An attorney for the Chris McDaniel campaign agreed last week to dismiss a suit in Neshoba County Circuit Court alleging that Circuit Clerk Patti Duncan Lee withheld voting records following the June 24 Republican run-off for U. S. Senate.

Though the hearing was set for 9 a.m., Lee told the courtroom audience 30 minutes later that Judge Marcus Gordon had an emergency hearing in nearby Scott County and would not be back until 11 a.m.

It was during the wait for Judge Gordon that County Attorney Wade White and McDaniel's attorney, Mitch Tyner, reached an agreement to dismiss the suit. McDaniel was not present for the hearing.

In the order of dismissal, the two parties agreed that Lee was "proper in her action" to not allow McDaniel's representatives to examine both the ballot boxes and poll books simultaneously.

Furthermore, the order said if the ballot box and poll book materials where intermingled without proper supervision, it could "adversely affect the integrity of the election materials."

It reaffirmed the Supreme Court's ruling on July 17 that poll books are a "matter of public record" and in the "proper form" can be inspected by anyone upon request.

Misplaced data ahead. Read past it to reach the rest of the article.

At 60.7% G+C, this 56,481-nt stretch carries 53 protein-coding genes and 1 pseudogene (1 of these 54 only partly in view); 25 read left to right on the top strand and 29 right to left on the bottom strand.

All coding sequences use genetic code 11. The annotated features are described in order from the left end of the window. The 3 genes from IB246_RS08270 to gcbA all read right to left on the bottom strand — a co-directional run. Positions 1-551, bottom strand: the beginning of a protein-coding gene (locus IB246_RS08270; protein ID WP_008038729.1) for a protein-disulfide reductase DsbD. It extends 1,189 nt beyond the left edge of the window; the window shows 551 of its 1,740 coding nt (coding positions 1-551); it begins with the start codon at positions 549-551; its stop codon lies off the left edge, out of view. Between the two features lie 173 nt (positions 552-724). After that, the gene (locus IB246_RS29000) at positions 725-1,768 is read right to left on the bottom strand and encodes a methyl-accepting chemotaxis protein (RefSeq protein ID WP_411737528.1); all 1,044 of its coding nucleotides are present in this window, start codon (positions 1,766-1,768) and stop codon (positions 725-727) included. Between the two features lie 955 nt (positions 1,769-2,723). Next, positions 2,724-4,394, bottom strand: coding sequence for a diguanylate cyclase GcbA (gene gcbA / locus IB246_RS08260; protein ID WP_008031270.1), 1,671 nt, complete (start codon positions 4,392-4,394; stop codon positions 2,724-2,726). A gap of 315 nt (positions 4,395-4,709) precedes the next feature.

McDaniel lost the run-off by more than 7,000 votes and is still threatening a challenge over what his campaign is calling widespread voter fraud.

Judge Gordon signed the order around noon after arriving at the courthouse in Philadelphia.

White said he was confident that the county would have prevailed had they gone forward because Lee, the poll workers and election commissioners "are professional and follow the law."

Lee agreed.

"I did my job and the order indicates that I did my job," Lee said. "I was prepared to go to a full-blown hearing, but I think the outcome would've been the same either way."

Lee said additional people representing McDaniel came to review the poll books later that afternoon.

Tyner and McDaniel's spokesman Noel Fritch would not return any calls or release any comments.

The McDaniel camp claimed that Lee denied two representatives access to poll books and other election materials due to "privacy concerns" and "public records disclosure requirements."

Lee said she gave the duo what they wanted, a ballot box examination which allowed them to review the contents in the boxes.

"A poll book review is different because poll books are not in the ballot boxes," the Circuit Clerk said. "They [the representatives] were welcome to do a poll book review, but they could not review it and the ballot boxes simultaneously."

Earlier in the month, the Mississippi Supreme Court ruled that circuit clerks must redact voters' birth dates before poll books are open for public inspection.

The Justices ruled that poll books are controlled by the state Public Records Act, which specifies that Social Security numbers, telephone numbers, dates of birth and age information must be removed before the public can examine certain documents.